Figure 2-1 Composting process

The composting process is generally divided into three stages, namely the heating stage, the high temperature stage and the cooling stage. Each stage hosts different bacteria, actinomycetes, fungi, and protozoa. At each stage, microorganisms utilize organic materials and stage digests as a source of food and energy until the formation of humus is stabilized. In the process of converting and utilizing organic materials, a large amount of heat will be formed, so that the pile temperature rises rapidly, reaching 60~70 °C. Generally speaking, the composting temperature above 60 °C for more than 3 days can kill parasites (eggs), pathogenic microorganisms and weed seeds in the feces to achieve the purpose of harmlessness (see Table 2-3). At this time, humus begins to form and the compost material enters a "stable state". After the high temperature phase, the oxygen demand in the compost gradually decreases. At this time, the temperature continues to drop, and the microorganisms break down the organic matter to complete the compost.

Table 2-3 Death temperature of several common germs and parasites


2. Anaerobic composting principle

Anaerobic composting is the decomposition of microorganisms (mainly anaerobic bacteria) that do not require oxygen under conditions without oxygen, which goes through two stages: acidic and alkaline fermentation stages. At the beginning of decomposition, the decomposition products in microbial activity are acidic substances, at this stage, organic acids accumulate in large quantities, pH gradually decreases, and another group of microorganisms collectively known as methane bacteria begin to decompose organic acids and alcohols, and the products are mainly methane and carbon dioxide. With the reproduction of methane bacteria, organic acids decompose rapidly, and the pH value rises rapidly, and this stage of decomposition is called the alkaline fermentation stage.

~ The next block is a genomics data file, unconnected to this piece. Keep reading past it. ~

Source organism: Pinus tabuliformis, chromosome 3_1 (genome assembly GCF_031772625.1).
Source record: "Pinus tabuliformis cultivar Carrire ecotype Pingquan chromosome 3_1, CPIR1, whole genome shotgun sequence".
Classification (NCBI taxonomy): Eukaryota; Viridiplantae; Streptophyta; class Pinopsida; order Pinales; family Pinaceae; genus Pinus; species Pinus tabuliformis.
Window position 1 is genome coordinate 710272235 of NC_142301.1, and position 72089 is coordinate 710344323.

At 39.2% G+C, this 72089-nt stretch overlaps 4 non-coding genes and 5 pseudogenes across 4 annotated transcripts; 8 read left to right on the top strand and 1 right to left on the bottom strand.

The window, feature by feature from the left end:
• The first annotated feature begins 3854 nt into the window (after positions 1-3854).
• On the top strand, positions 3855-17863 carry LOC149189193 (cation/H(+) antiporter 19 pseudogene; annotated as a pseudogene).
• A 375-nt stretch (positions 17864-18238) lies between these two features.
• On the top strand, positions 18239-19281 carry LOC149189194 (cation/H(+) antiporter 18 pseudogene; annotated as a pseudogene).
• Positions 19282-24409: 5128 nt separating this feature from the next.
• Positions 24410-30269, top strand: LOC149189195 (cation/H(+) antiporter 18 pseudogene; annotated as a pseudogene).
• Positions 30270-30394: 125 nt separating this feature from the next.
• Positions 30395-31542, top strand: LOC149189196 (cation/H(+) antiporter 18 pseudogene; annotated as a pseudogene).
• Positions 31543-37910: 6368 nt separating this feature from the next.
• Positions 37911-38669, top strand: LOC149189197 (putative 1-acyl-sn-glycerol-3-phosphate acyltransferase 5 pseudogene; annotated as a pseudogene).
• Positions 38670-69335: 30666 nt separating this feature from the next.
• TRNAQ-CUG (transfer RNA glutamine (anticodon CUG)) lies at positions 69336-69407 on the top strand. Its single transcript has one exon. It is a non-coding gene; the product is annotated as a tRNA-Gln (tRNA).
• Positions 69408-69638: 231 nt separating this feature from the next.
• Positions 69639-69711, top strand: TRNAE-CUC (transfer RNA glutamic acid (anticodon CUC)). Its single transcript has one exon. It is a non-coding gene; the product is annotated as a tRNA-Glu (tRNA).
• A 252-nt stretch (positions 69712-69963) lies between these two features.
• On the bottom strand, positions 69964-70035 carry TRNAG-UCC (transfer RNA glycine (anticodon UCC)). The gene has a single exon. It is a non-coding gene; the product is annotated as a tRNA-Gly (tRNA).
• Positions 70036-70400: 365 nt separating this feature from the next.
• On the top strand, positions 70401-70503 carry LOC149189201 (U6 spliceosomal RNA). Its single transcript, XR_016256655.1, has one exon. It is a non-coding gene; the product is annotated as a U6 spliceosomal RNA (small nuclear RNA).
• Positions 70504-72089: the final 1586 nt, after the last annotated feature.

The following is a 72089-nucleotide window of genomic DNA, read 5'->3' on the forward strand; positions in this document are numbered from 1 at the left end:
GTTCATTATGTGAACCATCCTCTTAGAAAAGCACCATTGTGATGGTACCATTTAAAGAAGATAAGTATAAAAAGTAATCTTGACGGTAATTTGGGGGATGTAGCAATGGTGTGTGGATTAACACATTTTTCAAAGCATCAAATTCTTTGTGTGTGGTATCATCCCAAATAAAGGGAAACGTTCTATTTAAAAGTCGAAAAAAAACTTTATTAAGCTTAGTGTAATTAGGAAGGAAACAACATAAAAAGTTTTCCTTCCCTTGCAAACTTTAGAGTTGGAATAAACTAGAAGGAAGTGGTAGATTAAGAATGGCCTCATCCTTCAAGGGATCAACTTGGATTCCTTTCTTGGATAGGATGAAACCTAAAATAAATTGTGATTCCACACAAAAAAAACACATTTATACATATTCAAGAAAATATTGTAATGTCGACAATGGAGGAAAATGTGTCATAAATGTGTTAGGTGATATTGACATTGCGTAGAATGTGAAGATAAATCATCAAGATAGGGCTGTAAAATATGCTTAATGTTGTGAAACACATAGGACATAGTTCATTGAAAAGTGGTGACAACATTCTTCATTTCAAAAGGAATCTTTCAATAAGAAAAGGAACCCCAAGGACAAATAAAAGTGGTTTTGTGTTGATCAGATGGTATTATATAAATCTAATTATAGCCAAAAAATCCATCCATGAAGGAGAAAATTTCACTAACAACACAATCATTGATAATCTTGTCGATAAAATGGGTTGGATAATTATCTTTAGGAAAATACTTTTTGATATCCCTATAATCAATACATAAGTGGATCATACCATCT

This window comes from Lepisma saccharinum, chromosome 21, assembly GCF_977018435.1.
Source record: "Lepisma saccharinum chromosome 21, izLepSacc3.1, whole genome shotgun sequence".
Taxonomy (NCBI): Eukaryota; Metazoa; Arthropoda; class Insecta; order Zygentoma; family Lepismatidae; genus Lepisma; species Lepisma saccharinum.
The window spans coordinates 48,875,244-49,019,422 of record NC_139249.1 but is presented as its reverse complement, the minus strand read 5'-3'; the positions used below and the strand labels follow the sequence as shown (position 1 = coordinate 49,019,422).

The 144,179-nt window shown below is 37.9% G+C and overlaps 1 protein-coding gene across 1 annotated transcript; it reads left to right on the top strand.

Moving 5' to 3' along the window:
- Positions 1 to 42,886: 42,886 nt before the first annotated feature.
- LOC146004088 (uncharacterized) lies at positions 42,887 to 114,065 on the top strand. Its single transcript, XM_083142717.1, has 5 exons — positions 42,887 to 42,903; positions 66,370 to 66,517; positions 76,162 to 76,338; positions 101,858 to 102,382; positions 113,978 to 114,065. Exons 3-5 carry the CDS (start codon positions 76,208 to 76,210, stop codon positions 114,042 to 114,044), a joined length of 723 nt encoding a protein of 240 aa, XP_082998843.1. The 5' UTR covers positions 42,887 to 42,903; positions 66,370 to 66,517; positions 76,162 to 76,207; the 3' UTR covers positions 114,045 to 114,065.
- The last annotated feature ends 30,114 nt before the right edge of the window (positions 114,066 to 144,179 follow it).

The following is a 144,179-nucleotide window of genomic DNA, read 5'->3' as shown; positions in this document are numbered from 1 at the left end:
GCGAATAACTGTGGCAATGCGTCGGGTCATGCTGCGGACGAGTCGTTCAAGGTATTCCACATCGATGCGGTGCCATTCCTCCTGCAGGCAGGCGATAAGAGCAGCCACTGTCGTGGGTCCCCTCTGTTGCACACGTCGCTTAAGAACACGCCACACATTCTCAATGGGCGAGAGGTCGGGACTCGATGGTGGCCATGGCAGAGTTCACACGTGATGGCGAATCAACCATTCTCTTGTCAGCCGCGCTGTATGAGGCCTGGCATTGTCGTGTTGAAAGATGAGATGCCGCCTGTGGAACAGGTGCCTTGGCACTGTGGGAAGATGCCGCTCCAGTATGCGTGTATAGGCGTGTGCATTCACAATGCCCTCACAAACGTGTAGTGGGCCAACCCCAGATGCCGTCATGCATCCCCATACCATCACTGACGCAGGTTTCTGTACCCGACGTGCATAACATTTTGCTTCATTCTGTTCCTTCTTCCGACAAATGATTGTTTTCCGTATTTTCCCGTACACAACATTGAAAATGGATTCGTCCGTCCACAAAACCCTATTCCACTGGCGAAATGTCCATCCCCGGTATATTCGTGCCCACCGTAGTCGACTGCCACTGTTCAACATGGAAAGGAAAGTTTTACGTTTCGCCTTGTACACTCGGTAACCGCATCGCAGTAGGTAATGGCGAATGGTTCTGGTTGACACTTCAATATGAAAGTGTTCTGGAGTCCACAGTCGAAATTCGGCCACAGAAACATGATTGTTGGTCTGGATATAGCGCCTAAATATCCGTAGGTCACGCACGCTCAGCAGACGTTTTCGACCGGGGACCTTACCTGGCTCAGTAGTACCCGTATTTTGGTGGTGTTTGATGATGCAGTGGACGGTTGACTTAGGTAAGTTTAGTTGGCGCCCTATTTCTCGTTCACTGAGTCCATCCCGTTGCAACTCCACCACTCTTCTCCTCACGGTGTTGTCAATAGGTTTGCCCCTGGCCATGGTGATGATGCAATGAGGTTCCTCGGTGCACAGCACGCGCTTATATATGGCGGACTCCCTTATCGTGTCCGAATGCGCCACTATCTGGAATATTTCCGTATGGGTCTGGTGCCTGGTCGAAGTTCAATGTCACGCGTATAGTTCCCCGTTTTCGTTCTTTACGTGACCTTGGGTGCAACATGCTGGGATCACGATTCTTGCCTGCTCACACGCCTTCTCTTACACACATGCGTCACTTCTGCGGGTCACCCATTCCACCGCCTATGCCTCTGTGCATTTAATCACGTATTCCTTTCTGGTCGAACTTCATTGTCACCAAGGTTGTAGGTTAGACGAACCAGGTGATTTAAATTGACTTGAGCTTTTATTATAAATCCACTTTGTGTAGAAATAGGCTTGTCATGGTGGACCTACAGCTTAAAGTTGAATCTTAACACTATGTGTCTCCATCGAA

3. Compost ripeness and judgment index

Rot maturity is the degree of compost decay, that is, the organic matter in the compost reaches a stable degree through the process of mineralization and humusation. Rot maturity as a quality indicator to measure compost products has long been proposed, its basic meaning is: through the action of microorganisms, composted products should be stable, harmless, and do not have adverse effects on the environment; The use of compost products does not affect the growth of crops and the ability of soil to cultivate.

After the unrotted compost is applied to the soil, it can cause the vigorous activity of microorganisms leading to oxygen deficiency, resulting in an anaerobic environment, and will also produce a large number of harmful components, which will seriously poison the root system of plants and affect the normal growth of crops.